Nov. 17, 2005 • Volume 14 Number 6

A scene from "Rick's Eyes on the Prize: Running with Team Hoyt," which will be screened Nov. 21 at the Yawkey Athletics Center.

Documentary captures Hoyt's accomplishments

The amazing accomplishments of father-son athletic competitors and Boston Marathon fixtures Dick and Rick Hoyt are depicted in a new documentary by Boston College filmmakers set to premiere on campus Nov. 21 at 7 p.m. in the Yawkey Athletics Center.

"Rick's Eyes on the Prize: Running with Team Hoyt," written by the Hoyts and documentarian Prof. John Michalczyk (Fine Arts), tells a personal account of how father and son faced Rick's cerebral palsy diagnosis and why they chose to take on the challenges of marathons and triathlons.

Team Hoyt has participated in more than 900 athletic competitions - never coming in last place, Dick Hoyt proudly notes. Along the way they have broken many barriers.

In the film, the elder Hoyt recounts how doctors encouraged him to put his cerebral palsy-afflicted son in an institution. Instead, Rick remained at home with his family. He learned to communicate through technology and eventually graduated from college.

At their first Boston Marathon in 1981, they ran unofficially. They weren't exactly like the runners or exactly like the wheelchair competitors, says Dick Hoyt. They have since completed more than 20 Boston Marathons. In 1996, the Boston Marathon's 100th anniversary, Team Hoyt was honored by the race's organizer and sponsor as "Centennial Heroes." They have also competed in the grueling Ironman Triathlon in Hawaii and last month led that event's Parade of Nations.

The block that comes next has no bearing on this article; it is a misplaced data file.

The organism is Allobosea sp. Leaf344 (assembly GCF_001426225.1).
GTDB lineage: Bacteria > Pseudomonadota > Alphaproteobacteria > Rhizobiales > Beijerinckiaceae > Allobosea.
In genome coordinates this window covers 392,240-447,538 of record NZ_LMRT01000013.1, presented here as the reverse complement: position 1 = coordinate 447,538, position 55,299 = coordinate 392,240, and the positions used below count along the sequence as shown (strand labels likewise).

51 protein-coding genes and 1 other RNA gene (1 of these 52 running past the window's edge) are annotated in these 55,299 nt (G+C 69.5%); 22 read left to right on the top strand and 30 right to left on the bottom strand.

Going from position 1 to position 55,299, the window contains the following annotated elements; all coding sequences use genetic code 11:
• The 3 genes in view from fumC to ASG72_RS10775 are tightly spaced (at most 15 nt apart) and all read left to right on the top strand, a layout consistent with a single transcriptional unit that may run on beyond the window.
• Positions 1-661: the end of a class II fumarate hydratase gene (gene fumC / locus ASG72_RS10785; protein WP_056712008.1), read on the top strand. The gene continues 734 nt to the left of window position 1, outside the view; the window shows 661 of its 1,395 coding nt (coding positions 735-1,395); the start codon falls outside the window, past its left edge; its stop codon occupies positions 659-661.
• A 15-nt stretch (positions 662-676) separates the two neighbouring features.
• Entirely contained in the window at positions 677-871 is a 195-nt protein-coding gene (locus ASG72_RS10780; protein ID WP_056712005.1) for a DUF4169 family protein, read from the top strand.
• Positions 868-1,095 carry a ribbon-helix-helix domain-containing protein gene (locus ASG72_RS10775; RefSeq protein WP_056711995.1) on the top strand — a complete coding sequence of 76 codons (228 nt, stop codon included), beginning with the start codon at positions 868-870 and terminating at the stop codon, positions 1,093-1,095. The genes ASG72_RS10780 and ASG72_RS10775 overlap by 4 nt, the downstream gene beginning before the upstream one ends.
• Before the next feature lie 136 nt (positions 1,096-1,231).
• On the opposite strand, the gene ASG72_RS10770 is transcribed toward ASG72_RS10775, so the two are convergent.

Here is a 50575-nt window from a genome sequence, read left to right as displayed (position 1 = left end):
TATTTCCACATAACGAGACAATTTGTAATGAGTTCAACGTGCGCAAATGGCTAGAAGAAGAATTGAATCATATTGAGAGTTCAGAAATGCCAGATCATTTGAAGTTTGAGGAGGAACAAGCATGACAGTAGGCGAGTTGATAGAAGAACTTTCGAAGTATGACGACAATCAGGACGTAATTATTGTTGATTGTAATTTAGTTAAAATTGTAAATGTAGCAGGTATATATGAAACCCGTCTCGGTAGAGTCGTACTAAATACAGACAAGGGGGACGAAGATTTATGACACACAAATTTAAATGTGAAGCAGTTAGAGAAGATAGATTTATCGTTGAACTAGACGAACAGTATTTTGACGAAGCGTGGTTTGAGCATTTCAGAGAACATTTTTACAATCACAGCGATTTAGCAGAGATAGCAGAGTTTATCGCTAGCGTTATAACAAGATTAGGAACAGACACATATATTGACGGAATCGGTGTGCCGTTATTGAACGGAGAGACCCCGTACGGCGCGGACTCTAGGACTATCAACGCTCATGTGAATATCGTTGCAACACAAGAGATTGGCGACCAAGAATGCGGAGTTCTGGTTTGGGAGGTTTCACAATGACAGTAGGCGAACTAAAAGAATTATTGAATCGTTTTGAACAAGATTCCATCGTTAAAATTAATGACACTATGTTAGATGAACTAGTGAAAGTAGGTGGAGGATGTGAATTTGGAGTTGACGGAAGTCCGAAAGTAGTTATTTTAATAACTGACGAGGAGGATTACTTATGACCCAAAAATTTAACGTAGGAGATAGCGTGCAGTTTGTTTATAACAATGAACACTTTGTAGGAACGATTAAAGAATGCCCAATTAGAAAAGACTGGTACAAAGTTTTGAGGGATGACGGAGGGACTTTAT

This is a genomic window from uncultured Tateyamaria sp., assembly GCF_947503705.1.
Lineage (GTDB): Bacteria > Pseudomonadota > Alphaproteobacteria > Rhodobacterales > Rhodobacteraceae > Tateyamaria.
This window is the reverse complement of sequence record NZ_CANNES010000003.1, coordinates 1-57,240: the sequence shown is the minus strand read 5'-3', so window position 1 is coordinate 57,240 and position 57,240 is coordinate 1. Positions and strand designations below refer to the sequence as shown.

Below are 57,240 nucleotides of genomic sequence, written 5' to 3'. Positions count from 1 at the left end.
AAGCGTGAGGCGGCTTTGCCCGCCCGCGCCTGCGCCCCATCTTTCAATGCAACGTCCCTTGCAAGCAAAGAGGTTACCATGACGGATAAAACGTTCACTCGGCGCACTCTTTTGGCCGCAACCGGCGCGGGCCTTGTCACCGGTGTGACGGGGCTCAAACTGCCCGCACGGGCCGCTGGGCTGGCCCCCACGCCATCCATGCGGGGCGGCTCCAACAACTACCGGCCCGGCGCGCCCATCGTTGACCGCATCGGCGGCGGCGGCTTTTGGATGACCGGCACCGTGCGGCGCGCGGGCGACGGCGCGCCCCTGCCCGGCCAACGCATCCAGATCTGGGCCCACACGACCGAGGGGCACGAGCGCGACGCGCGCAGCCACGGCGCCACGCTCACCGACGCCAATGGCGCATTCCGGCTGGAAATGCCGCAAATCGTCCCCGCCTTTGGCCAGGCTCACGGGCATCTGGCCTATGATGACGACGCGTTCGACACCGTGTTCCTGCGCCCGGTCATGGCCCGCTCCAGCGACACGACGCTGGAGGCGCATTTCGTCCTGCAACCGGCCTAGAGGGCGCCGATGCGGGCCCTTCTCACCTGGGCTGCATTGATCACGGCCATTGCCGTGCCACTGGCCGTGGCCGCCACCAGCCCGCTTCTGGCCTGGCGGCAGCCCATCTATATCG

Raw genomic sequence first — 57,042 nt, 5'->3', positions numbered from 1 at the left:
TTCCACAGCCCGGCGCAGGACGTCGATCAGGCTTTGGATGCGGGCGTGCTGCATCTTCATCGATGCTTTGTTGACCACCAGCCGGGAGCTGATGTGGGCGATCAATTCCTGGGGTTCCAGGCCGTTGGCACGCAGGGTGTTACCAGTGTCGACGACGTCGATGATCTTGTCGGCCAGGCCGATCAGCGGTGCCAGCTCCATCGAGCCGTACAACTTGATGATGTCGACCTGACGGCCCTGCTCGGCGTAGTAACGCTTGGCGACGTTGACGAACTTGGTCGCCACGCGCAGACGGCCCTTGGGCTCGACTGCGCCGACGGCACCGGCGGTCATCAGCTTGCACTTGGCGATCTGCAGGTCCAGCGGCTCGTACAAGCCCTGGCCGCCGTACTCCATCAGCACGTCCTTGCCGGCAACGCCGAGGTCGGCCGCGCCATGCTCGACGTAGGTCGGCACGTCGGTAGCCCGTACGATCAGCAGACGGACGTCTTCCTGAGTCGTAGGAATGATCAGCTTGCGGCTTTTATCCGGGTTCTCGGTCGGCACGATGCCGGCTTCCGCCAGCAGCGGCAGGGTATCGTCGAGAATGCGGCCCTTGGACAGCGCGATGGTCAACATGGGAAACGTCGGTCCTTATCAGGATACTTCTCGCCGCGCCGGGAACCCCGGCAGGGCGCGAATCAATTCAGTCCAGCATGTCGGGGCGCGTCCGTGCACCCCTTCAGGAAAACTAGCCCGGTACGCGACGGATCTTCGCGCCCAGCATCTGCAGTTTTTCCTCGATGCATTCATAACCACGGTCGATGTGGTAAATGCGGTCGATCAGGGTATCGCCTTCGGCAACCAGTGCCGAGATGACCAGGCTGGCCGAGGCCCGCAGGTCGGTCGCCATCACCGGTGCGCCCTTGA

In the film, Rick communicates the appeal of racing: "People sometimes treat me as if I'm not there, but when I'm racing I don't feel any of that."

The film is part of the "I'm in Here" series of documentaries by Boston College filmmakers that tell personal stories about living with disabilities, based on scripts co-written by the disabled person. According to the producers, the "I'm in Here" series strives to help integrate the disabled into society by increasing public consciousness and highlighting the normalcy felt by the disabled.

"Rick's Eyes on the Prize" was produced and directed by O'Neill Library Circulation Assistant Ronald Marsh and Michalczyk. The executive producer is Philip DiMattia, director of BC's Campus School for children and youth with severe disabilities. Rick Hoyt worked at the Campus School testing "Eagle Eyes," technology developed by BC professors that allows non-verbal students to communicate via computer.

Rick's message in the film is this: "If people who watch us compete could just begin to understand that the disabled are normal, that we have rich, productive lives-that's all I ask. That's my prize."

Funding for "Rick's Eyes on the Prize" has been provided by Boston College, the Jacques Salmanowitz Program, the John T. Alden Trust and the Campus School Volunteers.

The event, which will include a post-screening discussion with the film's producers, is open to the public. For more information, call the Fine Arts Department at ext.2-4295.

-Kathleen Sullivan

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